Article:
Kevin Daley on October 18, 2019
The Supreme Court announced Friday that it will hear a constitutional challenge to the structure of the Consumer Financial Protection Bureau (CFPB), a watchdog agency whose existence is largely credited to Massachusetts Democratic. Sen. Elizabeth Warren.
The bureau is arranged to insulate its employees and funding streams from political pressure and ensure its independence from big banks and financial institutions. At issue in Friday’s dispute is a provision forbidding the president from removing the bureau’s director except for “inefficiency, neglect of duty, or malfeasance in office.”
Though the Department of Justice (DOJ) generally defends federal laws as a matter of course, the Trump administration told the justices that for-cause removal restriction on the president’s power violates the constitutional separation of powers.
“Vesting such power in a single person not answerable to the president represents a stark departure from the Constitution’s framework,” the Trump administration told the justices in court filings.
In a short Friday order, the justices also asked the parties to address whether the contested removal provision can be severed from the rest of the Dodd-Frank law. That gives the justices a path to strike down the removal position without imperiling the landmark Dodd-Frank law.
The 2010 Dodd-Frank Wall Street Reform and Consumer Protection Act chartered the CFPB with a broad mandate to regulate mortgage servicing, pay-day lending, and stop predatory scams. As a professor at Harvard Law School, Warren agitated for the creation of a consumer protection agency. Though former President Barack Obama tapped her to set up the agency following passage of Dodd-Frank, she was ultimately passed over for the directorship due to protracted opposition to her appointment in the Senate.
Like the CFPB, some federal agencies are chartered to operate with a degree of independence from the political branches. In the past, the Supreme Court has allowed independent multi-member panels like the Federal Trade Commission (FTC) or investigatory independent counsels. The administration argues those precedents don’t apply here, however, because the CFPB director exercises executive power alone with no accountability to the president.
Since the Dodd-Frank law installs the director for a five-year period, DOJ noted a one-term president might never have the opportunity to appoint the CFPB director, plausibly allowing the agency to pursue an agenda inconsistent with an incumbent administration.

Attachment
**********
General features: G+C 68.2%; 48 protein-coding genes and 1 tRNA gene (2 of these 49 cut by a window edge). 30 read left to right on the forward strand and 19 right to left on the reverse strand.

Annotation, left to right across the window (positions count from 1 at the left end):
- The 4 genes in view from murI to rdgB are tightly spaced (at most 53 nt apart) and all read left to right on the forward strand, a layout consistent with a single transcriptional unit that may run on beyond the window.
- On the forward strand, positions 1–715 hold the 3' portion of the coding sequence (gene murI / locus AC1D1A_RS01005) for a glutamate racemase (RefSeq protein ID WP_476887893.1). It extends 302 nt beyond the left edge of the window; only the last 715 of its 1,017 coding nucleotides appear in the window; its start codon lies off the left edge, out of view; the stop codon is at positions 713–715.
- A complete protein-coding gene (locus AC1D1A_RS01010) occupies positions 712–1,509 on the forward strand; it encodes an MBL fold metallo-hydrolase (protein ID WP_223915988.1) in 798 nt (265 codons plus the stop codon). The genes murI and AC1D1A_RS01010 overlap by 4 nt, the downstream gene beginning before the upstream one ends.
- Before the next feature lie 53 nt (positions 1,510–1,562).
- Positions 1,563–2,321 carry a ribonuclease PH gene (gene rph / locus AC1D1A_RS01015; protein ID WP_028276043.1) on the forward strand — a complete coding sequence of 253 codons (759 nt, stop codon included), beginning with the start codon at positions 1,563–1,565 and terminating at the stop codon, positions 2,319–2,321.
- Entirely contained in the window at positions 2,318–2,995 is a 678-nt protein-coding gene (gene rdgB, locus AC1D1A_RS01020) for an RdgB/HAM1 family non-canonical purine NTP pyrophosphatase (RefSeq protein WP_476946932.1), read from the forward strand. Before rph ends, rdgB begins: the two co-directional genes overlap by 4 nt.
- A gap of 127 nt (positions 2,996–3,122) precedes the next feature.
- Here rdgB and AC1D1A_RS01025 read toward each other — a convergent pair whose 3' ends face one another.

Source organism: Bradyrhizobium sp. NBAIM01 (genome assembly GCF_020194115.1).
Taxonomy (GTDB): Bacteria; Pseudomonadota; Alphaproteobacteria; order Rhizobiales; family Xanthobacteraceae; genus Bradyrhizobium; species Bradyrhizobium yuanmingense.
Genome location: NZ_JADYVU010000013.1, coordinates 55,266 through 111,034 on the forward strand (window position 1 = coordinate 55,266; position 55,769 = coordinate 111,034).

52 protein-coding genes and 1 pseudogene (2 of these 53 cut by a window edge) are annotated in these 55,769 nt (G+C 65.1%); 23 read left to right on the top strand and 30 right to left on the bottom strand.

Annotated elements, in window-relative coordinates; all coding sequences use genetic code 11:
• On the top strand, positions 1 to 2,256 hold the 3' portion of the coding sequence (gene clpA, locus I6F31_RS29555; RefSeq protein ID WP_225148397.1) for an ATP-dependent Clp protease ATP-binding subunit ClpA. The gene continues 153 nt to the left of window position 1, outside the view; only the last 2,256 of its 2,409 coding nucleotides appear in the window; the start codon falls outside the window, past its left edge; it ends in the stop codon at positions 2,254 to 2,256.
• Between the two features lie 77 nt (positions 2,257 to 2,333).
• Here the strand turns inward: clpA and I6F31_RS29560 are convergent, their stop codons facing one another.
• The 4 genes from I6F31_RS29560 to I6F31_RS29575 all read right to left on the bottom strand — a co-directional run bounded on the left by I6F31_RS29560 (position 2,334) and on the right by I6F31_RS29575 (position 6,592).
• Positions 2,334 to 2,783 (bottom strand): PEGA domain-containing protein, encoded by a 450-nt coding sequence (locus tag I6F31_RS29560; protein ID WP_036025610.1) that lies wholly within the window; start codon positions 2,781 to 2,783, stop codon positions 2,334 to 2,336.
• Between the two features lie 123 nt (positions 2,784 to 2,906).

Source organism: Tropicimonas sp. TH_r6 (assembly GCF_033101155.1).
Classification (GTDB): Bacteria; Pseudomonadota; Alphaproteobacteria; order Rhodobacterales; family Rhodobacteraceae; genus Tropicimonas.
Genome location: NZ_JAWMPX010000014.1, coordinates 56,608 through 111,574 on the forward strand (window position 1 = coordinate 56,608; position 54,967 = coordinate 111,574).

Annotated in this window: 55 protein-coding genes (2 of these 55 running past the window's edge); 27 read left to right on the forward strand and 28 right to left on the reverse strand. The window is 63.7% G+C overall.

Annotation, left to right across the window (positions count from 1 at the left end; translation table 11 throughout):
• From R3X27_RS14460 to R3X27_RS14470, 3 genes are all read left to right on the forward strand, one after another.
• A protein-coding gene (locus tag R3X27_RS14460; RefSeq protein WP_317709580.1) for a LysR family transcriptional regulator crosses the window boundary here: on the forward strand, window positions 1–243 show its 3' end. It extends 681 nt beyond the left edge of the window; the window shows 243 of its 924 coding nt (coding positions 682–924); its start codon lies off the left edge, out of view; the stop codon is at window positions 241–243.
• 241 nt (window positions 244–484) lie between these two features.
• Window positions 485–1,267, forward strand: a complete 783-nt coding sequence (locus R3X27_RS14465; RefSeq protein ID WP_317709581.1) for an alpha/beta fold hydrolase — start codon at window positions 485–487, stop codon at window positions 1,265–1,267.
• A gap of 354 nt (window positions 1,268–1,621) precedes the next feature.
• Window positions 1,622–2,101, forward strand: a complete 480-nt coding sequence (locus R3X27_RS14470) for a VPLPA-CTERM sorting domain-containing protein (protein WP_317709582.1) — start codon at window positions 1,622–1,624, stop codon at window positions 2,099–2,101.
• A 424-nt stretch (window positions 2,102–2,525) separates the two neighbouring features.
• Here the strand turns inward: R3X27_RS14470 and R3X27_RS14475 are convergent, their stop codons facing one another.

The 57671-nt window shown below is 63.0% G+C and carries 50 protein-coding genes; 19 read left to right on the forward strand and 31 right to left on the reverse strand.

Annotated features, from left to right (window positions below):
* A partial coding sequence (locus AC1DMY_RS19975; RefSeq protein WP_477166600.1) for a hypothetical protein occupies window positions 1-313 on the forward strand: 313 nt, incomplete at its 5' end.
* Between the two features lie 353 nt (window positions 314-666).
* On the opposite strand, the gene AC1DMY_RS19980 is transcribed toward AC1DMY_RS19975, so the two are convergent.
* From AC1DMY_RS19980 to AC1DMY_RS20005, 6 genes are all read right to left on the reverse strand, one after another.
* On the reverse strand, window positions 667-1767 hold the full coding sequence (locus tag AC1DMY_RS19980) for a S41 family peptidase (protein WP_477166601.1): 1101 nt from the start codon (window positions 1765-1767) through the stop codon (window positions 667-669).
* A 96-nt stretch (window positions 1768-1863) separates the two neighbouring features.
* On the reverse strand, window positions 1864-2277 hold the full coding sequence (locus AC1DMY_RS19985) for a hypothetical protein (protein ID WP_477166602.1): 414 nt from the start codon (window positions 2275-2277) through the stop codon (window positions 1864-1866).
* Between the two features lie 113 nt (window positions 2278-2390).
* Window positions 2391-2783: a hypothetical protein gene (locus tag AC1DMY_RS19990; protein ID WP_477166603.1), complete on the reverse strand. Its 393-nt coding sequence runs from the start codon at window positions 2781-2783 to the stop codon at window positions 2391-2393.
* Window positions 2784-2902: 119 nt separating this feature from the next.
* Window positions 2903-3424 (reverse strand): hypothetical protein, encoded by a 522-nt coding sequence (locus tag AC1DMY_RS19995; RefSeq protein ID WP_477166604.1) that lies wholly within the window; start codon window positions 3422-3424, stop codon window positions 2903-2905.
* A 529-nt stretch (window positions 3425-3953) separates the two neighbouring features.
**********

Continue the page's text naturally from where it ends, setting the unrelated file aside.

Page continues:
“An agency over which the president lacks control of both back-end removal and front-end appointment represents a further departure from the constitutional design.”
Kavanaugh looms large over dispute
As a judge on the U.S. Court of Appeals for the D.C. Circuit, Justice Brett Kavanaugh wrote an opinion in 2018 invalidating the CFPB director’s for-cause removal requirement. The full D.C. Circuit eventually overturned that ruling on a 7-3 vote, drawing a lengthy dissent from Kavanaugh.
“The independent agencies collectively constitute, in effect, a headless fourth branch of the U.S. government,” Kavanaugh wrote. “They hold enormous power over the economic and social life of the United States. Because of their massive power and the absence of presidential supervision and direction, independent agencies pose a significant threat to individual liberty and to the constitutional system of separation of powers and checks and balances.”
He elsewhere called the CFPB director “the single most powerful official in the entire U.S. government, other than the president.”Kavanaugh cautioned that the for-cause removal requirement could be struck down without jeopardizing all of Dodd-Frank. He noted the law contains a clear severability provision holding that if any section of the law is struck down, the rest of the statute “shall not be affected thereby.”
The decision matched the Trump administration’s judicial selection priorities. Former White House counsel Don McGahn said in a 2018 speech that the administration sees judicial nominations as a complement to its deregulatory agenda. As such, the Trump White House searches for nominees who will supervise and police federal agencies for regulatory overreach or violations of the separation of powers. Kavanaugh’s 2018 dissent sounds strongly in those keys.
The government’s brief before the high court relies on Kavanaugh’s dissent at several junctures.
The case is No. 19-7 Seila Law v. Consumer Finance Protection Bureau.